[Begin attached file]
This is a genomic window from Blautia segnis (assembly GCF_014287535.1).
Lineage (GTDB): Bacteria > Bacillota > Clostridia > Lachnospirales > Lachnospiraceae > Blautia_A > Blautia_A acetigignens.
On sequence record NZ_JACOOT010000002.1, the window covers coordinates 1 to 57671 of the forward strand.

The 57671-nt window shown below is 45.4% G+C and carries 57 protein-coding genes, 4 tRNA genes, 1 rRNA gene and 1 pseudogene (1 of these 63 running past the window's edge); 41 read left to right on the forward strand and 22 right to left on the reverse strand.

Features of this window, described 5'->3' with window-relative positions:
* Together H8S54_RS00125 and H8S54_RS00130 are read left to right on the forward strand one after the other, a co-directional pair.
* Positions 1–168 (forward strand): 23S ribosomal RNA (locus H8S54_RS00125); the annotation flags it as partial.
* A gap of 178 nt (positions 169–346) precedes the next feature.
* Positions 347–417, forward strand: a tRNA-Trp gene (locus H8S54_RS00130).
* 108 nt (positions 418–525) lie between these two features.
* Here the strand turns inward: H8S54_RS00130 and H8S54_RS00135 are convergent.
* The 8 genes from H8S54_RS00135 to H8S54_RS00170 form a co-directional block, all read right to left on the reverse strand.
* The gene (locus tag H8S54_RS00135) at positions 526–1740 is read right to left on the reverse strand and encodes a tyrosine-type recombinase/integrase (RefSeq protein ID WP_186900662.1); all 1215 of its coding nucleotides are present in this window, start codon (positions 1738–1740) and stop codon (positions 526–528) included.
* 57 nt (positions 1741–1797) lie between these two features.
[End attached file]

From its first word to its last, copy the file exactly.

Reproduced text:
This is a genomic window from Blautia segnis (assembly GCF_014287535.1).
Lineage (GTDB): Bacteria > Bacillota > Clostridia > Lachnospirales > Lachnospiraceae > Blautia_A > Blautia_A acetigignens.
On sequence record NZ_JACOOT010000002.1, the window covers coordinates 1 to 57671 of the forward strand.

The 57671-nt window shown below is 45.4% G+C and carries 57 protein-coding genes, 4 tRNA genes, 1 rRNA gene and 1 pseudogene (1 of these 63 running past the window's edge); 41 read left to right on the forward strand and 22 right to left on the reverse strand.

Features of this window, described 5'->3' with window-relative positions:
* Together H8S54_RS00125 and H8S54_RS00130 are read left to right on the forward strand one after the other, a co-directional pair.
* Positions 1–168 (forward strand): 23S ribosomal RNA (locus H8S54_RS00125); the annotation flags it as partial.
* A gap of 178 nt (positions 169–346) precedes the next feature.
* Positions 347–417, forward strand: a tRNA-Trp gene (locus H8S54_RS00130).
* 108 nt (positions 418–525) lie between these two features.
* Here the strand turns inward: H8S54_RS00130 and H8S54_RS00135 are convergent.
* The 8 genes from H8S54_RS00135 to H8S54_RS00170 form a co-directional block, all read right to left on the reverse strand.
* The gene (locus tag H8S54_RS00135) at positions 526–1740 is read right to left on the reverse strand and encodes a tyrosine-type recombinase/integrase (RefSeq protein ID WP_186900662.1); all 1215 of its coding nucleotides are present in this window, start codon (positions 1738–1740) and stop codon (positions 526–528) included.
* 57 nt (positions 1741–1797) lie between these two features.